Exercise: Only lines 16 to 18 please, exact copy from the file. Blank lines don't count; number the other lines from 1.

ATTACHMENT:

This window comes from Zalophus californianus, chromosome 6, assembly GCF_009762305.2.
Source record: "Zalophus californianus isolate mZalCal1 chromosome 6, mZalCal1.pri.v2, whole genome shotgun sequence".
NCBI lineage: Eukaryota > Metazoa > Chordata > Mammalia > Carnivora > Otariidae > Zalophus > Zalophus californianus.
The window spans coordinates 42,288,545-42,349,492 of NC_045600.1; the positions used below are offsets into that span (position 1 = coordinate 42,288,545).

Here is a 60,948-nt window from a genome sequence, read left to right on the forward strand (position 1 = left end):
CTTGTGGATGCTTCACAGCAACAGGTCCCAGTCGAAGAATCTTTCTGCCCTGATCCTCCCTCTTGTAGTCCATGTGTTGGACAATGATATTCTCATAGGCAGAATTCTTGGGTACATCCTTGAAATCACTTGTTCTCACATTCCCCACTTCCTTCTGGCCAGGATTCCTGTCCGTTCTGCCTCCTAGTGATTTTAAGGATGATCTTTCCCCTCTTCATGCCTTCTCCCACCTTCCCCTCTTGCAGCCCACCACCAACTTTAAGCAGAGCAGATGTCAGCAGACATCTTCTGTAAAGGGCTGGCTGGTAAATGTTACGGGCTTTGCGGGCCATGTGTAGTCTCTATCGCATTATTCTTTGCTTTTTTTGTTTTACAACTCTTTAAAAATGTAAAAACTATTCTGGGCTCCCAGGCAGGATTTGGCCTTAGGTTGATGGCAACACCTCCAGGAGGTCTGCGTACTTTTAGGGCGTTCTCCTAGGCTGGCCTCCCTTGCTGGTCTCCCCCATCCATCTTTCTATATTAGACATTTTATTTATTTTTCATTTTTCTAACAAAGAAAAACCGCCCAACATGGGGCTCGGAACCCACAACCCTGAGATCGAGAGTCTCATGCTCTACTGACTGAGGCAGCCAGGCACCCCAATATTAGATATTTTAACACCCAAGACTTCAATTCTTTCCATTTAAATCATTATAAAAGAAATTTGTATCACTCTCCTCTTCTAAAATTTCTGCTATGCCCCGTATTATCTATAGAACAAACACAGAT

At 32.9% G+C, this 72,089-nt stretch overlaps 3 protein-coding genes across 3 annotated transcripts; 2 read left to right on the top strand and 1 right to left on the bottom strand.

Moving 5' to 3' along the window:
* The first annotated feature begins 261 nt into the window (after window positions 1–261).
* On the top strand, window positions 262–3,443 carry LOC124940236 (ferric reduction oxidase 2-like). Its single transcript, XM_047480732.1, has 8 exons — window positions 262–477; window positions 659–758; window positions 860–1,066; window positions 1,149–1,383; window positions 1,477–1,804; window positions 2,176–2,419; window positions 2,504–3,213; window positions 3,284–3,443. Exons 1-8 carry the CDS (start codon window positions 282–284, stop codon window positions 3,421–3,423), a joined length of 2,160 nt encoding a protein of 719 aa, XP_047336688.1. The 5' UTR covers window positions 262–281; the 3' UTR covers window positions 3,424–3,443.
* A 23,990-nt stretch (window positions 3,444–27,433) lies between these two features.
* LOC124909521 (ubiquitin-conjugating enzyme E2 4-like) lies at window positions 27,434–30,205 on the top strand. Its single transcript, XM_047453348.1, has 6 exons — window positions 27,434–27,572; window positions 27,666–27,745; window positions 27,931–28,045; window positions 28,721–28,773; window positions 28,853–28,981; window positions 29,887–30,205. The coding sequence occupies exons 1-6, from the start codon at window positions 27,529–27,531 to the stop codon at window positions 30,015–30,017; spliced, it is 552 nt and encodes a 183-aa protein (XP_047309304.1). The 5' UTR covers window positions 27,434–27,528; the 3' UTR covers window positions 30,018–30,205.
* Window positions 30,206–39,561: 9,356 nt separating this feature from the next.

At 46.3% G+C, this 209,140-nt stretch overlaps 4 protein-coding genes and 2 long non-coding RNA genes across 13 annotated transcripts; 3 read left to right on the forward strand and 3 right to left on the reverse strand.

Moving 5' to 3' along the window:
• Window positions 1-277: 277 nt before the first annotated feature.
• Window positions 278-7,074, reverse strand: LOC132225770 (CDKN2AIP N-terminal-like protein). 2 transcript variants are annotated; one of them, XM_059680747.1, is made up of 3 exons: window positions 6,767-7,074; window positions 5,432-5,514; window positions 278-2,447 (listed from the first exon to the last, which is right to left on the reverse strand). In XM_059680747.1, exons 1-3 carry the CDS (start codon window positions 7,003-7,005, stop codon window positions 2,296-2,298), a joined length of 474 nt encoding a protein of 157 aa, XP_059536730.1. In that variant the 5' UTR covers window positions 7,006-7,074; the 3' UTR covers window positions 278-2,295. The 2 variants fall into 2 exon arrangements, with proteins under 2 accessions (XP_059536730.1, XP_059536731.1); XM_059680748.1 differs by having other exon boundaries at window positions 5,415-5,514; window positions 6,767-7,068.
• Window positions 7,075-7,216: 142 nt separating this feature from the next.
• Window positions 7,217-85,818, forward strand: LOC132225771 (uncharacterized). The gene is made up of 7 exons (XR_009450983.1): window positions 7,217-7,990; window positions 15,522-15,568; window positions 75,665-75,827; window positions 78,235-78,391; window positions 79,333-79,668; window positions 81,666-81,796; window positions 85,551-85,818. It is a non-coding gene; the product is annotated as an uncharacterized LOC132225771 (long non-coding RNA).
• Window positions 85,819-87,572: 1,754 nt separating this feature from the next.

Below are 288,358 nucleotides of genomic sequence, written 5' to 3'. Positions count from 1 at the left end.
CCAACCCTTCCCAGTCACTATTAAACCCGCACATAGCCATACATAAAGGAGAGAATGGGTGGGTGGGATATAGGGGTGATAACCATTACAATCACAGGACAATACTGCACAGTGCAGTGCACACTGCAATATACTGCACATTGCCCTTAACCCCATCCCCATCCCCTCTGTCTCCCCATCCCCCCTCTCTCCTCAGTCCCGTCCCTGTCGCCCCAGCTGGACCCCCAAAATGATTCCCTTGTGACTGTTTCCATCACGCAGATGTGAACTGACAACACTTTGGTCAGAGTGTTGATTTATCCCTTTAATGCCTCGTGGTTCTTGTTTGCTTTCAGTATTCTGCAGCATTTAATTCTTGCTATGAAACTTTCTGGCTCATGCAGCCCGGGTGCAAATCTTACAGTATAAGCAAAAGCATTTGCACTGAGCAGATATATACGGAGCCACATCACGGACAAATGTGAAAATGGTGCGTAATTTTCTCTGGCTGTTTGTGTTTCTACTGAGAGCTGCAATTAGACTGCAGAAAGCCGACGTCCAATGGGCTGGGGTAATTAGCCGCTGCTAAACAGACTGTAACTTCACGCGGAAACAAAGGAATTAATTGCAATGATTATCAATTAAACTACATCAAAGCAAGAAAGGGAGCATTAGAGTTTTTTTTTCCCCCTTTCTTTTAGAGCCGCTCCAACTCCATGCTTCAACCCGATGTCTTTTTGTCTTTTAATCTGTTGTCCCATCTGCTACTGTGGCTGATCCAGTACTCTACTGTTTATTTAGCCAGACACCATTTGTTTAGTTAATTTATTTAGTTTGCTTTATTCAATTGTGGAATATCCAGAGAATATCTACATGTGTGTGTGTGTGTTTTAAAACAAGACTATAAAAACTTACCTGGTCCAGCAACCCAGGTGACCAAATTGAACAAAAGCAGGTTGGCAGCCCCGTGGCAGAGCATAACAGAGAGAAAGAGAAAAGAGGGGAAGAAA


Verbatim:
• Window positions 1-277: 277 nt before the first annotated feature.
• Window positions 278-7,074, reverse strand: LOC132225770 (CDKN2AIP N-terminal-like protein). 2 transcript variants are annotated; one of them, XM_059680747.1, is made up of 3 exons: window positions 6,767-7,074; window positions 5,432-5,514; window positions 278-2,447 (listed from the first exon to the last, which is right to left on the reverse strand). In XM_059680747.1, exons 1-3 carry the CDS (start codon window positions 7,003-7,005, stop codon window positions 2,296-2,298), a joined length of 474 nt encoding a protein of 157 aa, XP_059536730.1. In that variant the 5' UTR covers window positions 7,006-7,074; the 3' UTR covers window positions 278-2,295. The 2 variants fall into 2 exon arrangements, with proteins under 2 accessions (XP_059536730.1, XP_059536731.1); XM_059680748.1 differs by having other exon boundaries at window positions 5,415-5,514; window positions 6,767-7,068.
• Window positions 7,075-7,216: 142 nt separating this feature from the next.